Must Social Workers Fight for Social Reform?
How social work embodies its commitment to social justice has always been fluid. The history of the profession fluctuates between a focus on system and individual social problems.
“White Slavery” and the Policing of Domestic Life
In the early 20th century, journalistic exposés, novels, and vice commission reports trumpeted fears about "white slavery" sweeping the country.
Jane Addams’s Crusade Against Victorian “Dancing Girls”
Jane Addams, a leading Victorian-era reformer, believed dance halls were “one of the great pitfalls of the city.”
The Healthcare Wars of 1920s Harlem
In the 1920s, Harlem’s population was growing quickly. A wide variety of “magico-religious workers” emerged to respond to the community’s needs.
How Schools Got into the Job-Prep Business
Training skilled workers within a school system was a way to sell ordinary workers on the value of the industrial system and thwart union recruiting.
Public Baths Were Meant to Uplift the Poor
In Progressive-Era New York, a now-forgotten trend of public bathhouses was introduced in order to cleanse the unwashed masses.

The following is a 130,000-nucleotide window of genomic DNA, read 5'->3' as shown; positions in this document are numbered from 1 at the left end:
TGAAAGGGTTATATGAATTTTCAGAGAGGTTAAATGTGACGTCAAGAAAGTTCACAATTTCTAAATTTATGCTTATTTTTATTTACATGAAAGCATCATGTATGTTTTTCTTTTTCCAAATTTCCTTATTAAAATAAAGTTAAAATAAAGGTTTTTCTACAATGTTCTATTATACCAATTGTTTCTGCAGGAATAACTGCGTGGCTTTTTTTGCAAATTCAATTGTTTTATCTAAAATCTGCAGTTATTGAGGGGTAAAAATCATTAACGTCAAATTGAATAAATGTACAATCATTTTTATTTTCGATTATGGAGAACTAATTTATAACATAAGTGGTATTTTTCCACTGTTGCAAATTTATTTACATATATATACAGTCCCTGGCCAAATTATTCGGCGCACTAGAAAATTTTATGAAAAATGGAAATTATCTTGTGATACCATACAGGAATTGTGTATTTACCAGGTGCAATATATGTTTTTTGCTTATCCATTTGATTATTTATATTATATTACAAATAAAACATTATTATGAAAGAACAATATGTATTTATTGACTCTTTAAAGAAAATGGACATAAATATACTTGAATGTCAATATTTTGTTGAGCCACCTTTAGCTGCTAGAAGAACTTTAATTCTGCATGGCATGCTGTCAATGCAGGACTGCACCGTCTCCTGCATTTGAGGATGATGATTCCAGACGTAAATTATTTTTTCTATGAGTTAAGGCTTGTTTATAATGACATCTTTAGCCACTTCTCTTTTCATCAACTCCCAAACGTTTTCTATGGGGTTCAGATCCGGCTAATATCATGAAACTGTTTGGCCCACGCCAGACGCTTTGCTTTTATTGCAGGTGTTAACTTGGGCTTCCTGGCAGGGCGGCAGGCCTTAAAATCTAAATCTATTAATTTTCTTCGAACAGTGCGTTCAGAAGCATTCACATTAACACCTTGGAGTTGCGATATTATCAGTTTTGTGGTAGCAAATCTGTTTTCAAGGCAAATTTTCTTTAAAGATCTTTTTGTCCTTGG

The 19th-Century Activist Who Tried to Transform Teaching
Margaret Haley argued for unionization, insisting that “there is no possible conflict between the interest of the child and the interest of the teacher.”
The Saturday Evening Girls’ Guide to Helping Immigrants Succeed
The “Saturday Evening Girls" was a Progressive-Era club that afforded urban, Jewish and Italian girls and women a chance at coveted social mobility.
Why We Make Doctors Get Licenses
We might question why barbers or florists need licenses. But almost everyone would agree that doctors ought to be licensed.
Has the Famous Populist “Cross of Gold” Speech Been Unfairly Tarred by Anti-Semitism?
July 9 marks the 120th anniversary of Populist leader William Jennings Bryan’s famous "Cross of Gold" speech at the 1896 Democratic National Convention.